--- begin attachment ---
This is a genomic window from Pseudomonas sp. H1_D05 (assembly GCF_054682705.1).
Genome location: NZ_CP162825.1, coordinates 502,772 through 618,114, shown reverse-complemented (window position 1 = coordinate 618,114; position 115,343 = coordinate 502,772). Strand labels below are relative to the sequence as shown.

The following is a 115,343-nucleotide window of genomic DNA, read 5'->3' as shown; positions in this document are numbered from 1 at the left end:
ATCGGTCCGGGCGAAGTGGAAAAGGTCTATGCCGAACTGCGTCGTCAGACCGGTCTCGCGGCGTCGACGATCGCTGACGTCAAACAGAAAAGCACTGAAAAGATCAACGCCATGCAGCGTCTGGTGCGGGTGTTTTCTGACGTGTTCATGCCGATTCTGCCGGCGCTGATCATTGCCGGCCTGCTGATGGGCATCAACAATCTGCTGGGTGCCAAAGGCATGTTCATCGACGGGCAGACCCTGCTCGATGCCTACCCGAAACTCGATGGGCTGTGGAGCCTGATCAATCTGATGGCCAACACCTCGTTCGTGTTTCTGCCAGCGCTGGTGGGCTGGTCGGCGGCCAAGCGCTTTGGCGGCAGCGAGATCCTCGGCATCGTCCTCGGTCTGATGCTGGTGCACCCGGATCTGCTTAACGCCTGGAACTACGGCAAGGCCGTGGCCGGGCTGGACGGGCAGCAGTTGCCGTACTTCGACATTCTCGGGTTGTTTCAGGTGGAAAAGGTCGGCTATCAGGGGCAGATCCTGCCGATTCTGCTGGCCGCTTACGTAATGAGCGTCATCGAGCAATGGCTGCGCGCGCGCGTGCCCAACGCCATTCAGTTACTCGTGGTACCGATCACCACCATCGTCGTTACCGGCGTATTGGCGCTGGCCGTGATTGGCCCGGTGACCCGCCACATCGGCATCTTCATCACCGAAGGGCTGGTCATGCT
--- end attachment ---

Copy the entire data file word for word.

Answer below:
This is a genomic window from Pseudomonas sp. H1_D05 (assembly GCF_054682705.1).
Genome location: NZ_CP162825.1, coordinates 502,772 through 618,114, shown reverse-complemented (window position 1 = coordinate 618,114; position 115,343 = coordinate 502,772). Strand labels below are relative to the sequence as shown.

The following is a 115,343-nucleotide window of genomic DNA, read 5'->3' as shown; positions in this document are numbered from 1 at the left end:
ATCGGTCCGGGCGAAGTGGAAAAGGTCTATGCCGAACTGCGTCGTCAGACCGGTCTCGCGGCGTCGACGATCGCTGACGTCAAACAGAAAAGCACTGAAAAGATCAACGCCATGCAGCGTCTGGTGCGGGTGTTTTCTGACGTGTTCATGCCGATTCTGCCGGCGCTGATCATTGCCGGCCTGCTGATGGGCATCAACAATCTGCTGGGTGCCAAAGGCATGTTCATCGACGGGCAGACCCTGCTCGATGCCTACCCGAAACTCGATGGGCTGTGGAGCCTGATCAATCTGATGGCCAACACCTCGTTCGTGTTTCTGCCAGCGCTGGTGGGCTGGTCGGCGGCCAAGCGCTTTGGCGGCAGCGAGATCCTCGGCATCGTCCTCGGTCTGATGCTGGTGCACCCGGATCTGCTTAACGCCTGGAACTACGGCAAGGCCGTGGCCGGGCTGGACGGGCAGCAGTTGCCGTACTTCGACATTCTCGGGTTGTTTCAGGTGGAAAAGGTCGGCTATCAGGGGCAGATCCTGCCGATTCTGCTGGCCGCTTACGTAATGAGCGTCATCGAGCAATGGCTGCGCGCGCGCGTGCCCAACGCCATTCAGTTACTCGTGGTACCGATCACCACCATCGTCGTTACCGGCGTATTGGCGCTGGCCGTGATTGGCCCGGTGACCCGCCACATCGGCATCTTCATCACCGAAGGGCTGGTCATGCT